News Release

Calls for improved support about menstruation changes during perimenopause

Peer reviewed | Survey | People

Peer-Reviewed Publication

University College London

Perimenopausal women need better education and support about how their periods might change towards the end of their reproductive life, finds a new study led by UCL researchers.

The research, published in Post Reproductive Health, highlighted how as women approach the menopause, their periods may become unpredictable, heavy and cause worse premenstrual symptoms – including mood swings, breast tenderness and headaches.

The team of researchers from the UCL EGA Institute of Women’s Health and Centre for Reproductive Health, University of Edinburgh, interviewed 31 perimenopausal women aged between 40 and 55, who lived in the UK.

Almost all of the women spoke of having unpredictable periods that accompanied the perimenopause – including changes in cycle length, period duration and the amount of blood flow. This was the case even if their periods had been regular throughout the rest of their lives.

Most women stated that due to these constant and unpredictable changes, it was challenging to commit to plans, in case they coincided with a period that would leave them unable to cope (either emotionally or physically) outside of their home.

Additionally, many women talked about the increased heaviness of their periods during the perimenopause. This could result in them being caught off-guard and left in embarrassing situations or having lower iron levels, which left them exhausted in ways they had not previously experienced.

Premenstrual symptoms were also described as being more intense and lasting much longer than before. This ranged from new feelings of anxiety, to uncontrollable mood swings, and generally longer periods of Premenstrual Syndrome (PMS).

Senior author, Professor Joyce Harper (UCL EGA Institute for Women’s Health), said: “We need to be sure that perimenopausal women understand how their periods might change at this time in their lives and that we need to be supporting perimenopausal women as their periods become unpredictable, heavy, or have worse premenstrual symptoms. All of these factors can affect the working life and mental wellbeing of women going through the perimenopause.”

All of the women interviewed described numerous ways they needed support in managing their periods.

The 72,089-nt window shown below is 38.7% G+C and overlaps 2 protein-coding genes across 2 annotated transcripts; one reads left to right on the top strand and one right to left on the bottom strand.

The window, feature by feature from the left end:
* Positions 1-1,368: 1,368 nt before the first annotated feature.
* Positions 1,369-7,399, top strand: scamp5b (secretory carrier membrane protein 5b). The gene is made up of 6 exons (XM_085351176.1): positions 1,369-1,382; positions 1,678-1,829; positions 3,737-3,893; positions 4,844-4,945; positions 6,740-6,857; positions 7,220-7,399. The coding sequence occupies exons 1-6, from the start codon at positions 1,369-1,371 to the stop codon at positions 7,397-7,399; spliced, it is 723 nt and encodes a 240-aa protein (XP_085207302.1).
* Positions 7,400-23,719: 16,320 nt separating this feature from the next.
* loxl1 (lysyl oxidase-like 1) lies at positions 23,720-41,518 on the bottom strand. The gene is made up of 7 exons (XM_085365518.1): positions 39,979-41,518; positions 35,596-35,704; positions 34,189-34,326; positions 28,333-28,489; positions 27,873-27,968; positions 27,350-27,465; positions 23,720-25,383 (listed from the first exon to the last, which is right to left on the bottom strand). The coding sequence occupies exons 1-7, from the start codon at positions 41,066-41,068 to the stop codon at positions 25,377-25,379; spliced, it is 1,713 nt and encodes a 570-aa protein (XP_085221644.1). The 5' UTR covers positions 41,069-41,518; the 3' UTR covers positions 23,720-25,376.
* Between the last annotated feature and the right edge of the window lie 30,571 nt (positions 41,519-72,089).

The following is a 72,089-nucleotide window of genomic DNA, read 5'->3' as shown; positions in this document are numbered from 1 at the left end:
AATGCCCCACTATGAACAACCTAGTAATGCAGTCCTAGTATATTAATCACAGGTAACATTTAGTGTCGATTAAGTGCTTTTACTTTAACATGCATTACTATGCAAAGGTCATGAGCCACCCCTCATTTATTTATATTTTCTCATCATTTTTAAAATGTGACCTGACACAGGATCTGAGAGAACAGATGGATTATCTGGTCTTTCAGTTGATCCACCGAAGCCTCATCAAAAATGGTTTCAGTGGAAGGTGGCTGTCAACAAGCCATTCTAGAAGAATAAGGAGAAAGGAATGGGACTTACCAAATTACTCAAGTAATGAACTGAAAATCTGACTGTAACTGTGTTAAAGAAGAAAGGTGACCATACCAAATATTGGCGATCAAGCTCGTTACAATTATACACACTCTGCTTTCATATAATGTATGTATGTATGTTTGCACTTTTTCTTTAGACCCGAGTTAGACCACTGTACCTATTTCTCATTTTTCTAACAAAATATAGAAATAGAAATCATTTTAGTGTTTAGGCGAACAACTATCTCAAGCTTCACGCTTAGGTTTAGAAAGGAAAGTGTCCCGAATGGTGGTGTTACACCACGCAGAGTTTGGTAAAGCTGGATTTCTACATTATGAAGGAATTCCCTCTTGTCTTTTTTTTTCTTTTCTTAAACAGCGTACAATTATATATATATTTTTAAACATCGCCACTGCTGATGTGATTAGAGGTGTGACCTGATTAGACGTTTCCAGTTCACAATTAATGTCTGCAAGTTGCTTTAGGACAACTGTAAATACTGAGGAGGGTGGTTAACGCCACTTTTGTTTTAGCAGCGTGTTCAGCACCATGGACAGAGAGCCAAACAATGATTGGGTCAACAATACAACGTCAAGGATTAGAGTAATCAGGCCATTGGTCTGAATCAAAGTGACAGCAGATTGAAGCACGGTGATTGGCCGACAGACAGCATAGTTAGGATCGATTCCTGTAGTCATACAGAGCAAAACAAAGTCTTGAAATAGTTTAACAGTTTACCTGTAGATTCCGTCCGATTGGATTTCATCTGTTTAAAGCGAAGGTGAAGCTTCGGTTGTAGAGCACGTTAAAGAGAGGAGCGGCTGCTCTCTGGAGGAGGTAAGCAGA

Suggestions included extra support in the workplace, such as working from home to reduce anxiety around unpredictable periods, greater sympathy from managers and colleagues, as well as mandatory managerial training, and more consistent and earlier education in schools.

Many of the women also desired emotional support as they navigated mood swings and other bodily changes – particularly from their husbands, children and friends.

While the women said that having friends or mothers that they could confide in about their experiences was comforting, many also desired additional help from support groups where they could meet people with similar experiences and be reassured that they are not alone.

Experts at UCL, including Professor Harper, have recently announced plans for the UK’s first menopause education and support programme*.

The new programme, which is in partnership with two charities, Wellbeing of Women and Sophia Forum, and with support from the Royal College of Obstetricians and Gynaecologists and the British Menopause Society, aims to provide education and support for women across the UK experiencing menopause, to help them gain a greater understanding of what is happening to their bodies.

Professor Harper said: “This study offers valuable insight into the impact of periods on the wellbeing of perimenopausal women.

“Most negative menstrual experiences stem from a lack of education about what is and isn’t normal and when to seek medical care. Early, inclusive, and comprehensive menstrual education is vital for everyone, alongside specialised women’s health training for healthcare professionals. Empowering women with knowledge aids self-advocacy and informed treatment choices. We have conducted a similar study in schools with 49 15-year-old girls and they felt they needed more education and support around menstruation.

“Finally, accessible support is essential for each woman’s perimenopause journey. We hope to make this possible for more women through our plans for the UK’s first menopause education programme.”


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